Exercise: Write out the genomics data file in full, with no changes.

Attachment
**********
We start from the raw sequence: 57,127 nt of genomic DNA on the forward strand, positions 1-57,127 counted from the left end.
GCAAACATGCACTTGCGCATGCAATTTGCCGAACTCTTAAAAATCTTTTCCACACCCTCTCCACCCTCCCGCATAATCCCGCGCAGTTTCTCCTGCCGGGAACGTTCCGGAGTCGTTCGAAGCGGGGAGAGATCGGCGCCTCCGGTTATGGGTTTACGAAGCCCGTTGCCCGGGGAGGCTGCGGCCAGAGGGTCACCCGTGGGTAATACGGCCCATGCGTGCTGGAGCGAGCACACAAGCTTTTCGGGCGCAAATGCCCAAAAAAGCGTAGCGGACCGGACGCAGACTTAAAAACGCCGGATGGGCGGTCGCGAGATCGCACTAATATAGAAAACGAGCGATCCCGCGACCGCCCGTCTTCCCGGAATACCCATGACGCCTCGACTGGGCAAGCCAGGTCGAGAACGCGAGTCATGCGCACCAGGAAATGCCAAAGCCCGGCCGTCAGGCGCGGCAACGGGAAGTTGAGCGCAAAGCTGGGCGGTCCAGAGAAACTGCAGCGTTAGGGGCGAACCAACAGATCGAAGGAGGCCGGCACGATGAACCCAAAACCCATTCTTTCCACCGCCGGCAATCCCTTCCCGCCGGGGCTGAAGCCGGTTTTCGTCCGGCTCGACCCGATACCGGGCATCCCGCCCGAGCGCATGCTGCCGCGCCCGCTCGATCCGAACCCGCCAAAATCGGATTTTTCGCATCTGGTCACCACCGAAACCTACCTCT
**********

We start from the raw sequence: 57,127 nt of genomic DNA on the forward strand, positions 1-57,127 counted from the left end.
GCAAACATGCACTTGCGCATGCAATTTGCCGAACTCTTAAAAATCTTTTCCACACCCTCTCCACCCTCCCGCATAATCCCGCGCAGTTTCTCCTGCCGGGAACGTTCCGGAGTCGTTCGAAGCGGGGAGAGATCGGCGCCTCCGGTTATGGGTTTACGAAGCCCGTTGCCCGGGGAGGCTGCGGCCAGAGGGTCACCCGTGGGTAATACGGCCCATGCGTGCTGGAGCGAGCACACAAGCTTTTCGGGCGCAAATGCCCAAAAAAGCGTAGCGGACCGGACGCAGACTTAAAAACGCCGGATGGGCGGTCGCGAGATCGCACTAATATAGAAAACGAGCGATCCCGCGACCGCCCGTCTTCCCGGAATACCCATGACGCCTCGACTGGGCAAGCCAGGTCGAGAACGCGAGTCATGCGCACCAGGAAATGCCAAAGCCCGGCCGTCAGGCGCGGCAACGGGAAGTTGAGCGCAAAGCTGGGCGGTCCAGAGAAACTGCAGCGTTAGGGGCGAACCAACAGATCGAAGGAGGCCGGCACGATGAACCCAAAACCCATTCTTTCCACCGCCGGCAATCCCTTCCCGCCGGGGCTGAAGCCGGTTTTCGTCCGGCTCGACCCGATACCGGGCATCCCGCCCGAGCGCATGCTGCCGCGCCCGCTCGATCCGAACCCGCCAAAATCGGATTTTTCGCATCTGGTCACCACCGAAACCTACCTCT